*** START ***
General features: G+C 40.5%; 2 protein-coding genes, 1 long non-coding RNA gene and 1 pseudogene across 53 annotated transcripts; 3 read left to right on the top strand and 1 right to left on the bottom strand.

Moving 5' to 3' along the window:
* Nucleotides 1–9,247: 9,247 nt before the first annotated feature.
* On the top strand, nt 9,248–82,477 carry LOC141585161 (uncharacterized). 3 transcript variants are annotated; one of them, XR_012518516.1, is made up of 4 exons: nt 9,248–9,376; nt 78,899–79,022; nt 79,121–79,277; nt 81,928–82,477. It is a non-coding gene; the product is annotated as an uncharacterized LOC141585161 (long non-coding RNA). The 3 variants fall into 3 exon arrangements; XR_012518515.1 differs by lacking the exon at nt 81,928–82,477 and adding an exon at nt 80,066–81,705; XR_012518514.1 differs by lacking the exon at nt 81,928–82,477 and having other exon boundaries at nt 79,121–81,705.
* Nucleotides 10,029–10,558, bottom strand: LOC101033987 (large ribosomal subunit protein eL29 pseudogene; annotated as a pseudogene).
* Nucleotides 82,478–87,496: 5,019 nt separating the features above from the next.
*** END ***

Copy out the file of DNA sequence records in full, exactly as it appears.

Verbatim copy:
General features: G+C 40.5%; 2 protein-coding genes, 1 long non-coding RNA gene and 1 pseudogene across 53 annotated transcripts; 3 read left to right on the top strand and 1 right to left on the bottom strand.

Moving 5' to 3' along the window:
* Nucleotides 1–9,247: 9,247 nt before the first annotated feature.
* On the top strand, nt 9,248–82,477 carry LOC141585161 (uncharacterized). 3 transcript variants are annotated; one of them, XR_012518516.1, is made up of 4 exons: nt 9,248–9,376; nt 78,899–79,022; nt 79,121–79,277; nt 81,928–82,477. It is a non-coding gene; the product is annotated as an uncharacterized LOC141585161 (long non-coding RNA). The 3 variants fall into 3 exon arrangements; XR_012518515.1 differs by lacking the exon at nt 81,928–82,477 and adding an exon at nt 80,066–81,705; XR_012518514.1 differs by lacking the exon at nt 81,928–82,477 and having other exon boundaries at nt 79,121–81,705.
* Nucleotides 10,029–10,558, bottom strand: LOC101033987 (large ribosomal subunit protein eL29 pseudogene; annotated as a pseudogene).
* Nucleotides 82,478–87,496: 5,019 nt separating the features above from the next.